Man­sions on 1 Mount Road, now oc­cu­pied by a car show­room. Walk­ing past sev­eral May­fair ad­dresses used by Wode­house in var­i­ous books we found the pub ‘I am the Only Run­ning Foot­man’ at the cor­ner of Hay’s Mews and Charles Street which in­spired the Ju­nior Ganymede Club, the gen­tle­men’s gen­tle­men club, vis­ited oc­ca­sion­ally by Jeeves and said to have an eleven-page en­try of ob­ser­va­tions on Ber­tie in the club book. We paused on the site of the Bath Club on Dover street which in­spired (along with the Buck’s Club on nearby Clif­ford Street), the inim­itable Drones Club. Not far down is the book­shop into which Ber­tie ducked in to buy Spinoza and the site of the po­lice sta­tion on Vine Street where our hero spends some time till mat­ters are re­solved to every­body’s sat­is­fac­tion. Down St. James and Pall Mall, past var­i­ous clubs, their smok­ing room win­dows, ac­cord­ing to Wode­house ‘filled with mo­tion­less fig­ures, sev­eral of whom have been dead for days.’ Th­ese clubs ap­pear un­der as­sumed names in sev­eral Wode­house books – White’s be­comes Brown’s; Boo­dle’s be­comes the Buf­fers and the Athenaeum be­comes Mau­soleum in Some­thing Fishy and Money in the Bank. Fi­nally, we stopped at the site of Wode­house’s own favourite, the Con­sti­tu­tional Club on Northum­ber­land Av­enue where he es­caped for some quiet and to lunch with Arthur Co­nan Doyle: the club fea­tured in sev­eral books as the Se­nior Con­ser­va­tive.

London was also a huge hold for any­body with a lit­er­ary am­bi­tion, par­tic­u­larly in the In­dia of Eight­ies and Nineties, be­fore pub­lish­ing in English came into its own in the coun­try and long be­fore the days of huge au­di­ences at Jaipur and other lit­er­ary fes­ti­vals. Recog­ni­tion for an author of­ten came via London and we searched for ways to break into that es­o­teric world of lit­er­ary agents, ed­i­tors and pub­lish­ers. For a young diplo­mat in pre­glas­nost War­saw, com­ing across London Call­ing, the BBC’s pro­gramme jour­nal was a fortuitous break. Not only did it help me tune in more ef­fi­ciently on my old, in­el­e­gant but very pow­er­ful Soviet tran­sis­tor ra­dio to the World Ser­vice, but it pointed me to the BBC’s short story pro­gramme. So my first short story, typed out mul­ti­ple times on a por­ta­ble Olivetti, went out to Bush House on the Ald­wych and was mirac­u­lously ac­cepted. Years later, when­ever I stepped out of my of­fice at In­dia House next door, I could never pass by Bush House with­out think­ing of that lucky break, no mat­ter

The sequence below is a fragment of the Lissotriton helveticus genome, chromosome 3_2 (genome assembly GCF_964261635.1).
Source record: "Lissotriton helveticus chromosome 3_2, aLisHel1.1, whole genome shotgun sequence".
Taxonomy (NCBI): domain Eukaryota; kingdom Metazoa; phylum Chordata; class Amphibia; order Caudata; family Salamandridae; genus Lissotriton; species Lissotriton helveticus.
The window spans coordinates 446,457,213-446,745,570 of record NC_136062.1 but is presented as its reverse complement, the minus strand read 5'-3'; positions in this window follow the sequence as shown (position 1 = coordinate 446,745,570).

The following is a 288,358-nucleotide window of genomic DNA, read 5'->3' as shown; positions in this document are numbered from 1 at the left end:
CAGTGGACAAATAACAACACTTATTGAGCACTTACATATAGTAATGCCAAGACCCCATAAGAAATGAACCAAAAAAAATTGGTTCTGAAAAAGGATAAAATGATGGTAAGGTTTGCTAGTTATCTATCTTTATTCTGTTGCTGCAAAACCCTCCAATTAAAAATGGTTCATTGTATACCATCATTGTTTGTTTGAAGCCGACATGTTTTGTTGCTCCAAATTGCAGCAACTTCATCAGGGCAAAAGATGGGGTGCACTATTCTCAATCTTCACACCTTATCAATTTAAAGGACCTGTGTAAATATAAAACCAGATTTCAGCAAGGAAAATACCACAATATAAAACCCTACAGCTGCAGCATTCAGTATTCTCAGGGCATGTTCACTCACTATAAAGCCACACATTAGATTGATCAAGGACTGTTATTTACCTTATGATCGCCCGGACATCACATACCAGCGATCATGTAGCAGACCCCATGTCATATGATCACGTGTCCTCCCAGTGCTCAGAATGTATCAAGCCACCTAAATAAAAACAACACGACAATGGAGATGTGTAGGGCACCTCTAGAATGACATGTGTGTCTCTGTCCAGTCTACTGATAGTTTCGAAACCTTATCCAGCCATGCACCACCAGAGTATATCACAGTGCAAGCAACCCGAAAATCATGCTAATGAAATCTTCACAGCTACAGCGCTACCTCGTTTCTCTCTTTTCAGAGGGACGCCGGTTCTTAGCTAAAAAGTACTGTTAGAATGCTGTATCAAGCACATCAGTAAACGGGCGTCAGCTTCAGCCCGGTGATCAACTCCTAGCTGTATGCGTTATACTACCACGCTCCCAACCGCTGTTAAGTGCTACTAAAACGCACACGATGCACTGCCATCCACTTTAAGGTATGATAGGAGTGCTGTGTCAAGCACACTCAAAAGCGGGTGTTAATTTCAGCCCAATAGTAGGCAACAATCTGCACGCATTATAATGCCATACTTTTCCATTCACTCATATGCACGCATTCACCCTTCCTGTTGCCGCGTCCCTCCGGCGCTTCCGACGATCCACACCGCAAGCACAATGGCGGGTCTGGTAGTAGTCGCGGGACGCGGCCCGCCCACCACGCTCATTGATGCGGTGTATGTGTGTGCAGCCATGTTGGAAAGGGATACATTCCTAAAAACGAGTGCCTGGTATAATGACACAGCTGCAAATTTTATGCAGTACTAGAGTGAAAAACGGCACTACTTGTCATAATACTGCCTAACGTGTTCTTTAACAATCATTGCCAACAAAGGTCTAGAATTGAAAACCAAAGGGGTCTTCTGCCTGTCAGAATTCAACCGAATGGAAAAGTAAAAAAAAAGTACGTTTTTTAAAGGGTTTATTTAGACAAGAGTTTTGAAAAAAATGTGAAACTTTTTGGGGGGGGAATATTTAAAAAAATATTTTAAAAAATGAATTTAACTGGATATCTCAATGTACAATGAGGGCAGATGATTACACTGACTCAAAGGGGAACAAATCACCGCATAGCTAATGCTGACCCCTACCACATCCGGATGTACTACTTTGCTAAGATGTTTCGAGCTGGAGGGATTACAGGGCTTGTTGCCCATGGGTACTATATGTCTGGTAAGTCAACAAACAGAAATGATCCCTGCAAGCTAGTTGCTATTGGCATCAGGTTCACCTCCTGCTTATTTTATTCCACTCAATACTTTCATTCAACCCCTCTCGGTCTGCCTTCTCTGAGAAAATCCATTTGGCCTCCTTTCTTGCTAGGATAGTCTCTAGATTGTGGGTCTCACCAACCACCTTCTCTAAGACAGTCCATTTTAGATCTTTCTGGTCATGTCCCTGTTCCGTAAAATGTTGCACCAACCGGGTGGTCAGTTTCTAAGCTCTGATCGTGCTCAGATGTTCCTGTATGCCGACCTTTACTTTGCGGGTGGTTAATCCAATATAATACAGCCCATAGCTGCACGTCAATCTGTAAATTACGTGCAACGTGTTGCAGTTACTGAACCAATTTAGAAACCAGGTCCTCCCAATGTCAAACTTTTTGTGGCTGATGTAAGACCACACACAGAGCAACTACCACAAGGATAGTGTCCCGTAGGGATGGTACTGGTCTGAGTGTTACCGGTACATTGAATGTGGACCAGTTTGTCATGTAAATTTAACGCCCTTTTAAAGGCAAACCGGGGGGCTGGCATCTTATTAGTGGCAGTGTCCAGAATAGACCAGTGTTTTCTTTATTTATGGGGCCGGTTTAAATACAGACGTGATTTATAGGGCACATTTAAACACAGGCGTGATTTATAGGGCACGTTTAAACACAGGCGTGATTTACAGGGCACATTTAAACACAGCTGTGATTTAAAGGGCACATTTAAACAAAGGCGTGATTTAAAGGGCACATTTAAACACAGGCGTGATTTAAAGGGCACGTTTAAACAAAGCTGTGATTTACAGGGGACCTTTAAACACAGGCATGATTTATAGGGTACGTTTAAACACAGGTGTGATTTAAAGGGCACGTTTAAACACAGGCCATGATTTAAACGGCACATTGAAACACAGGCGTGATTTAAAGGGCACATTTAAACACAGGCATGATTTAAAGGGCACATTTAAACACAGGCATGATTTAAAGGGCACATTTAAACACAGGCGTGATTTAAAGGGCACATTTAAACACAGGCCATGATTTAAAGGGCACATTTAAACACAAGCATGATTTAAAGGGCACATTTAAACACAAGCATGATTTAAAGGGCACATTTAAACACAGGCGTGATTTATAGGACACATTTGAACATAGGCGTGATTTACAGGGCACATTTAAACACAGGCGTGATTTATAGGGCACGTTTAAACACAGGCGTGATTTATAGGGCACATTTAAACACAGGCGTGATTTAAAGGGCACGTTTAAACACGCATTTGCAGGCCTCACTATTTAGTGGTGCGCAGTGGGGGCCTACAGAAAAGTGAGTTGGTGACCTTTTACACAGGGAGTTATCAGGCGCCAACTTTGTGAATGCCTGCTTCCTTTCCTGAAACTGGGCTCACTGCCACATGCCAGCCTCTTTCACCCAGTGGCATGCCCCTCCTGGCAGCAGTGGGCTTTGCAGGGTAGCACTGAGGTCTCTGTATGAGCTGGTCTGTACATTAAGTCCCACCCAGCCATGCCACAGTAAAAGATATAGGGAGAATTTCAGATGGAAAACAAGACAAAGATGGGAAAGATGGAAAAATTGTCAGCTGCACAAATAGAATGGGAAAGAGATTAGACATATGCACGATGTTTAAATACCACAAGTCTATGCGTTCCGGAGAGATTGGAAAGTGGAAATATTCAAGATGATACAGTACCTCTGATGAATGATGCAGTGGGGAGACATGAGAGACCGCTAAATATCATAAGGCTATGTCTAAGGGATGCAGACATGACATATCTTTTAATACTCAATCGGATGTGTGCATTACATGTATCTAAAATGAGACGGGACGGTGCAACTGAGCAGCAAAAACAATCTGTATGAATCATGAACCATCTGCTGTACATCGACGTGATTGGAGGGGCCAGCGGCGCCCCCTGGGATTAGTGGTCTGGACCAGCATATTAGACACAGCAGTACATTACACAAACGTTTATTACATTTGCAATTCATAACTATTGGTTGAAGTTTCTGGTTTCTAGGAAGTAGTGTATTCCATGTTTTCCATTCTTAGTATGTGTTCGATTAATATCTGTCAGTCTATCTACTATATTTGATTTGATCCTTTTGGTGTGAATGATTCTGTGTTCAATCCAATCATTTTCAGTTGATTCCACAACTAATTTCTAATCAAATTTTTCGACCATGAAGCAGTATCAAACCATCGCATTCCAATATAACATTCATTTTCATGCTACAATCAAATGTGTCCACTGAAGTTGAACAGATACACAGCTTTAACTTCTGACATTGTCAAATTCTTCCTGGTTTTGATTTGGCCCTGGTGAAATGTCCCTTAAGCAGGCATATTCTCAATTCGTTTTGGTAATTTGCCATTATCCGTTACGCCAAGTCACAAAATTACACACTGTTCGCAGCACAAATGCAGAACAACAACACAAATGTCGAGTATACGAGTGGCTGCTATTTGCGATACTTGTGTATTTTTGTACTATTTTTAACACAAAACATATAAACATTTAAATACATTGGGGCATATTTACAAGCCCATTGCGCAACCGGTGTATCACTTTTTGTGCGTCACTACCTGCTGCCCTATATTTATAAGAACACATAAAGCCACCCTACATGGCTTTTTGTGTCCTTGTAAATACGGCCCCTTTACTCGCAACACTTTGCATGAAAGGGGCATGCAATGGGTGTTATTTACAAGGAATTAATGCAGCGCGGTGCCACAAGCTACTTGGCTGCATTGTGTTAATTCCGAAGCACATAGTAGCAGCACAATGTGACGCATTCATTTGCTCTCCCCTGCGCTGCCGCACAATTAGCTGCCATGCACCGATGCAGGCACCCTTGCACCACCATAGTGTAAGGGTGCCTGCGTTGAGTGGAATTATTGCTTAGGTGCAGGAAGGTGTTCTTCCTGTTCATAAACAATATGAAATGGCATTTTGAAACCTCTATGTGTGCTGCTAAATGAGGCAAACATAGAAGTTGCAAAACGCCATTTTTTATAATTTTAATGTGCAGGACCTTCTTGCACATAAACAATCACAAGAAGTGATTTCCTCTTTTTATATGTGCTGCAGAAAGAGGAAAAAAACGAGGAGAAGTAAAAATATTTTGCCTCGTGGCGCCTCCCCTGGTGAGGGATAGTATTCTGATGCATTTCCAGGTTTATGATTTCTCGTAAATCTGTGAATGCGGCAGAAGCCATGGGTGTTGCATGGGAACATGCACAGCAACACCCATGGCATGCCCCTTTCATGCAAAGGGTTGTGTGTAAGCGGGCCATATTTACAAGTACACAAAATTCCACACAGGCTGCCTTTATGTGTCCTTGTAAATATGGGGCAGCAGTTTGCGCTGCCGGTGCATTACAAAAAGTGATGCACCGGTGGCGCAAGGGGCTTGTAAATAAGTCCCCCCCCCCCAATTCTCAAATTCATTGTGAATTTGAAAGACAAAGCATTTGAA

that by then the BBC had moved on to its more mod­ern home.

En­cour­aged by that first suc­cess, I brought three more sto­ries with me to London, con­vinced in my youth­ful naivete that all I needed was a lit­er­ary agent. The rest of it, in­clud­ing the writ­ing of two dozen more sto­ries, I took to be the easy part. I re­call walk­ing up St. Martin’s Lane to an ap­point­ment with a lit­er­ary agent who kindly nudged me to­wards mail­ing the sto­ries to The London Mag­a­zine. A few weeks later I re­ceived a post­card from the then edi­tor Alan Ross. He wrote that he would use all three. This set me on the writ­ing path. On all sub­se­quent vis­its to London, even be­tween flights, I would make my way to the mag­a­zine’s ar­tis­ti­cally clut­tered of­fice in Thur­loe Place past the V&A Mu­seum; my London, and my lit­er­ary as­pi­ra­tions, all cen­tred there.

When the books came, I was al­ways hap­pi­est when I got a chance to read at places in London: at the Royal Chelsea Hos­pi­tal af­ter tea at Col­bert’s on Sloane Square, in one of the sem­i­nar rooms at the Bri­tish Li­brary or at the South­bank edi­tion of the Jaipur Lit­fest. Call it a colo­nial han­gover, or a post-colo­nial urge, but some­how it just felt right to bring those sto­ries, on most of which some­how fell the shadow of the Raj, back to London.

For sev­eral Satur­days last year, in search of an­other book based in the days of the Raj, my London shifted to Asian and African read­ing room at the Bri­tish Li­brary. There I scoured In­dia of­fice records, maps and old gazetteers, stop­ping only for a cof­fee and salad down­stairs. Many things had changed since I had last been there, the most sig­nif­i­cant be­ing that I could now take photographs of most files and not go through the long and ex­pen­sive pho­to­copy­ing process. As I raced through the pages, I tried not to envy those who came there ev­ery­day (not only on Satur­day) and who fol­lowed their par­tic­u­lar jour­neys into the past steadily and un­hur­riedly.

Some­how I know it’s not over yet, my jour­ney with the read­ing and writ­ing of books. There will also be other trysts with London; we know each other bet­ter now, not overly well but just enough to make it in­ter­est­ing.